The tablets can be manufactured by first enterically coating the cysteamine product. A method for forming tablets herein is by direct compression of the powders containing the enterically coated cysteamine product, optionally in combination with diluents, binders, lubricants, disintegrants, colorants, stabilizers or the like. As an alternative to direct compression, compressed tablets can be prepared using wet-granulation or dry-granulation processes. Tablets may also be molded rather than compressed, starting with a moist material containing a suitable water-soluble lubricant.

In an alternative embodiment, the enterically coated cysteamine product are granulated and the granulation is compressed into a tablet or filled into a capsule. Capsule materials may be either hard or soft, and are typically sealed, such as with gelatin bands or the like. Tablets and capsules for oral use will generally include one or more commonly used excipients as discussed herein.

For administration of the dosage form, i.e., the tablet or capsule comprising the enterically coated cysteamine product, a total weight in the range of approximately 100 mg to 1000 mg is used. The dosage form is orally administered to a patient suffering from a condition for which an cysteamine product would typically be indicated, including, but not limited to, NAFLD and NASH.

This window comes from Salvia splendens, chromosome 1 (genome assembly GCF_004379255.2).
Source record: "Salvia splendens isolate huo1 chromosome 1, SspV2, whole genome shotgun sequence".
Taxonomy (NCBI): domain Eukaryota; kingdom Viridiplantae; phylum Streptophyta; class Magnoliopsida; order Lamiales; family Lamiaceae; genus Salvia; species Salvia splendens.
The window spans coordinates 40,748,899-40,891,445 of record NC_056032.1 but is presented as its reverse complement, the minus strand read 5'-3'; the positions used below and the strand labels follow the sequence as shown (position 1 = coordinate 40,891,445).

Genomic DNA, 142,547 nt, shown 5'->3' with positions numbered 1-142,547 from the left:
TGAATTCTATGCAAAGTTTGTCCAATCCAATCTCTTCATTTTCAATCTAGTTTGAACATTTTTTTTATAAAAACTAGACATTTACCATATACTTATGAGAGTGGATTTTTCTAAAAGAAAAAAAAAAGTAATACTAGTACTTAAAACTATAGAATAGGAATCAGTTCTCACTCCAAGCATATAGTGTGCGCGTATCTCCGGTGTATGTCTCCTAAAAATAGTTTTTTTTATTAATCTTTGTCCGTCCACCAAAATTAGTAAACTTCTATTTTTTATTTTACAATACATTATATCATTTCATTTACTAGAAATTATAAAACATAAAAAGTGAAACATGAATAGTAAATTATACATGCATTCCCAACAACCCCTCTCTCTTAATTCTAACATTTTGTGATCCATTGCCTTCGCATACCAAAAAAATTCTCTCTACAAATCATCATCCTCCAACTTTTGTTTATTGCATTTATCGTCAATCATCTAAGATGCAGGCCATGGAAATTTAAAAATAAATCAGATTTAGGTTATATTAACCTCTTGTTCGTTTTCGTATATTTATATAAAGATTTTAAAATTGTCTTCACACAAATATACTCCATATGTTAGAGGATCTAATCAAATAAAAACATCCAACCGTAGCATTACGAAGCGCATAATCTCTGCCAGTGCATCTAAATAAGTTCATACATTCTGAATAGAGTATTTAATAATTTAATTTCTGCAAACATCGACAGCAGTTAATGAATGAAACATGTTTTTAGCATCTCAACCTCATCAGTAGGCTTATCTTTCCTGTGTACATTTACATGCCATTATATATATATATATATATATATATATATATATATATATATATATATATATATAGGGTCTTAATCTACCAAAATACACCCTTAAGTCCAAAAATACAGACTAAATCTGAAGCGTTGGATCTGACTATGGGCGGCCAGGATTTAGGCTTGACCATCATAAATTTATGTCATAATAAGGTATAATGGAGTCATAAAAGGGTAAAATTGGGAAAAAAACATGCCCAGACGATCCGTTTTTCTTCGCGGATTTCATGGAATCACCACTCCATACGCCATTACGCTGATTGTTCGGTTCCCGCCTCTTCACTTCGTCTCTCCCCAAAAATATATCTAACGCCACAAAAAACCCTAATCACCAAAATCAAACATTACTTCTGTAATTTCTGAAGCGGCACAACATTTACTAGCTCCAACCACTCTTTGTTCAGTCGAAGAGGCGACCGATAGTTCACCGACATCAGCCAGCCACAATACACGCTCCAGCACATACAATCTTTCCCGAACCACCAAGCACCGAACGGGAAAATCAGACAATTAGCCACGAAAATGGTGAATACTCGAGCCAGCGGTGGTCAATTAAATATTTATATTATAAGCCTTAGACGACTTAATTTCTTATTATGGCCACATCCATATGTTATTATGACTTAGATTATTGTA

The compositions of the disclosure can be used in combination with other therapies useful for treating NAFL and NASH. For example, antioxidants such as glycyrrhizin, schisandra extract, ascorbic acid, glutathione, silymarin, lipoic acid, and d-alpha-tocopherol, and parenterally administering to the subject glycyrrhizin, ascorbic acid, glutathione, and vitamin B-complex may be administered in combination (either simultaneously in a single composition or in separate compositions). Alternatively, the combination of therapeutics can be administered sequentially.

The effectiveness of a method or composition of the disclosure can be assessed by measuring fatty acid content and metabolism in the liver. Dosage adjustment and therapy can be made by a medical specialist depending upon, for example, the severity of NAFL.

In addition, various prodrugs can be “activated” by use of the enterically coated cysteamine. Prodrugs are pharmacologically inert, they themselves do not work in the body, but once they have been absorbed, the prodrug decomposes. The prodrug approach has been used successfully in a number of therapeutic areas including antibiotics, antihistamines and ulcer treatments. The advantage of using prodrugs is that the active agent is chemically camouflaged and no active agent is released until the drug has passed out of the gut and into the cells of the body. For example, a number of produgs use S—S bonds. Weak reducing agents, such as cysteamine, reduce these bonds and release the drug. Accordingly, the compositions of the disclosure are useful in combination with pro-drugs for timed release of the drug. In this aspect, a pro-drug can be administered followed by administration of an enterically coated cysteamine compositions of the disclosure (at a desired time) to activate the pro-drug.